Leonard has the athleticism and vision to be successful as an NFL running back, especially if placed in a one-back set or offset in the same backfield with a speed threat. The 6-foot-2, 226-pounder may have proven his potential as a primary running back with a 4.52-second 40-yard dash at the Scouting Combine.


4. Antonio Pittman, Ohio State, 5-11, 207, JR:


Shaded by the considerable shadows of high-profile teammates, Pittman finally had a chance to distinguish himself at the Scouting Combine -- and did just that. Scouts were surprised not only by Pittman's size (he had been listed by Ohio State at 190 pounds), but also his 4.4 speed. An underrated inside runner, Pittman, despite his size, is among the draft's toughest runners. He lost only two fumbles in 557 career rushing attempts.


Pittman is blessed with good speed and the agility to make the first defender miss. His underrated combination of inside-outside running and reliable hands has scouts expecting the veteran of 25 starts to develop into a significant contributor early in his pro career.


5. Tony Hunt, Penn State, 6-0, 230, SR:


Hunt may lack the sizzling 40 time, but his size and bullish style make him the draft's elite interior runner. He started 32 games at Penn State, led the team in rushing yards each of the past three seasons and was the fifth player in the program's storied history to accumulate more than 3,000 career rushing yards. Hunt racked up a career-high 1,228 yards and 11 scores on the ground as a senior.


Though he rarely is credited with "good" hands, Hunt had 87 career receptions for 792 yards and three touchdowns. Like Leonard, Hunt may be at his best either in a one-back offense that allows him to pound at the defense, or as a power threat lined up alongside a speed back.


6. Kenny Irons, Auburn, 5-11, 203, SR:


The loss of Carnell Williams and Ronnie Brown left a huge hole in the Auburn backfield following the 2004 season. The emergence of Irons, a South Carolina transfer, immediately closed the void. In 2005, Irons solidified the starting spot, leading the SEC with an average of 107.75 rushing yards per game with a total of 1,293 yards and 13 scores. His senior season was marred by injuries, which caused Irons to slip down the draft board, opening up the possibility that a team will land a bona fide steal on draft day.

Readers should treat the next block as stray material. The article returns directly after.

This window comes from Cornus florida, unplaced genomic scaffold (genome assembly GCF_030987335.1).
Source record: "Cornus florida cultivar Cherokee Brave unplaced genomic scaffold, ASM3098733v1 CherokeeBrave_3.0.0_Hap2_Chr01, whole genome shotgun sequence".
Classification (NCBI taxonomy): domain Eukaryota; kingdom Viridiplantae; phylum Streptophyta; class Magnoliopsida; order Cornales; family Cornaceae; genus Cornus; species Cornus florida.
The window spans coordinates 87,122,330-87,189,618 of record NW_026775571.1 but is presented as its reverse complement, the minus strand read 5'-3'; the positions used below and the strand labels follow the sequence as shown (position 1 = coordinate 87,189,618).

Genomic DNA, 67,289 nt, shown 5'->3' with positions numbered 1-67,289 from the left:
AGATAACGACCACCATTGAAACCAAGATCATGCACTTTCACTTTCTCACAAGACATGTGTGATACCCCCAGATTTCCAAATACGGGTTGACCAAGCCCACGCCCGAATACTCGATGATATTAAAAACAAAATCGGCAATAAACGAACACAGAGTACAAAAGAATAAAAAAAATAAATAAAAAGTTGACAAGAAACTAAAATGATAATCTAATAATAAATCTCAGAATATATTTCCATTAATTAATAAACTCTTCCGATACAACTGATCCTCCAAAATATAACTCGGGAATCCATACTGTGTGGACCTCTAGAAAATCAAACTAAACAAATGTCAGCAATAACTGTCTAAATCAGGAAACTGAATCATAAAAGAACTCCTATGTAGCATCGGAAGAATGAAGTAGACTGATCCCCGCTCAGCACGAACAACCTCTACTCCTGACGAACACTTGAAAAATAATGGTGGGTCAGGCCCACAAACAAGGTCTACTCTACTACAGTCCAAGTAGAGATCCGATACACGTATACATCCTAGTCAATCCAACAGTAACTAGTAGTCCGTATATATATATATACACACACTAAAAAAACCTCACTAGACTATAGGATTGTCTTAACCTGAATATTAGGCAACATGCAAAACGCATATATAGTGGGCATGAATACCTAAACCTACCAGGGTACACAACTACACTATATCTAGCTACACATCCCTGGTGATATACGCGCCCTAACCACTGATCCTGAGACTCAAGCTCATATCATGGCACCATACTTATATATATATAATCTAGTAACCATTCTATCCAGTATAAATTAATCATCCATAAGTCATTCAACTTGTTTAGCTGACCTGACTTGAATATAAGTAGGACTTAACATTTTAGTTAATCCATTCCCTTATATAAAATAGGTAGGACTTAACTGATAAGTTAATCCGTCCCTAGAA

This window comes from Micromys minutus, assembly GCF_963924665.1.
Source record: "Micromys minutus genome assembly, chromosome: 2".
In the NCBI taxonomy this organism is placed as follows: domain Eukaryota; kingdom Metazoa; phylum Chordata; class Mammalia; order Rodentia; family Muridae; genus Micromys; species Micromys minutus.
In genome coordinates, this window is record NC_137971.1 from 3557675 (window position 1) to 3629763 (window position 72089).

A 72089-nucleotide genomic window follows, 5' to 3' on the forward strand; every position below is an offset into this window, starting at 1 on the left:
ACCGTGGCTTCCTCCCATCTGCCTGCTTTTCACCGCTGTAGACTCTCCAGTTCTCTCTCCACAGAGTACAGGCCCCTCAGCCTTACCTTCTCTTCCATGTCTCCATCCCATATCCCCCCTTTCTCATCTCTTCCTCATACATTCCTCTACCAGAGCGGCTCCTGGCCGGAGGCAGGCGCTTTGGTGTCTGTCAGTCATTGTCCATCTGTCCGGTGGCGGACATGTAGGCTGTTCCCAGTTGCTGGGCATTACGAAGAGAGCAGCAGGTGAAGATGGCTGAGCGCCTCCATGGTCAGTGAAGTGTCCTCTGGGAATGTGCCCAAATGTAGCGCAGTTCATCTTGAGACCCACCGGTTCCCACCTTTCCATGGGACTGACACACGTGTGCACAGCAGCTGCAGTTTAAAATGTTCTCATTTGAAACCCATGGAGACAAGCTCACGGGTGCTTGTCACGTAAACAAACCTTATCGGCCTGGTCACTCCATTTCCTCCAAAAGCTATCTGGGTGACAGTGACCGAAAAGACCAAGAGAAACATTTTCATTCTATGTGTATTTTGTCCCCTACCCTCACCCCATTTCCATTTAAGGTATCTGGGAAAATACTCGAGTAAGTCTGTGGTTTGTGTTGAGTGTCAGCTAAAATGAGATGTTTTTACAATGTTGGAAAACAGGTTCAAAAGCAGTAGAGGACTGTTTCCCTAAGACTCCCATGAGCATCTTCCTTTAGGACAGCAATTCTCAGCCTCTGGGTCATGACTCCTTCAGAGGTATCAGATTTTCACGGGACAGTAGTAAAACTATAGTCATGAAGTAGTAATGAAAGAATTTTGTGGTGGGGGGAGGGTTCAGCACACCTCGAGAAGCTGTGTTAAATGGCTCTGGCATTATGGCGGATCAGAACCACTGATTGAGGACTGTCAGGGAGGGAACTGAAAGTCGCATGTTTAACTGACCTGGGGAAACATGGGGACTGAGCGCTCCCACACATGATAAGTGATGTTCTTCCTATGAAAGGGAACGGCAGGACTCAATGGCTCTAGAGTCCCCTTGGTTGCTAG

Irons appeared in 10 games last season, missing two full games and portions of several others while battling turf toe, a groin pull, a high ankle sprain and a bruised fibula. He rushed for only 821 yards and four touchdowns, but was still voted first-team All-SEC.


When healthy, Irons is a formidable combination of speed, elusiveness and power. At only 203 pounds, he is a surprisingly physical back at times. But his physicality remains a concern, as his struggles with durability as a senior is a red flag. Irons needs work as a receiver, having caught only 29 passes for one score during his career.


7. Lorenzo Booker, Florida State, 5-11, 191, SR:


A dazzling natural athlete whose speed and creativity in the open field make him a favorite among teams looking for a change of pace back, Booker is accustomed to the attention. He was one of the nation's elite recruits when he signed with Florida State, but never developed into a true lead back for the Seminoles.


While he looks great in practice, Booker's production decreased each of the past three seasons. His sophomore season was his most productive, as Booker came through with 887 yards and four rushing touchdowns, most of which came after the incumbent starter, Leon Washington, went down with a separated shoulder. Unable to win the starting job either of the next two seasons, Booker finished with 552 yards and four touchdowns in 2005 and 525-2 in 2006.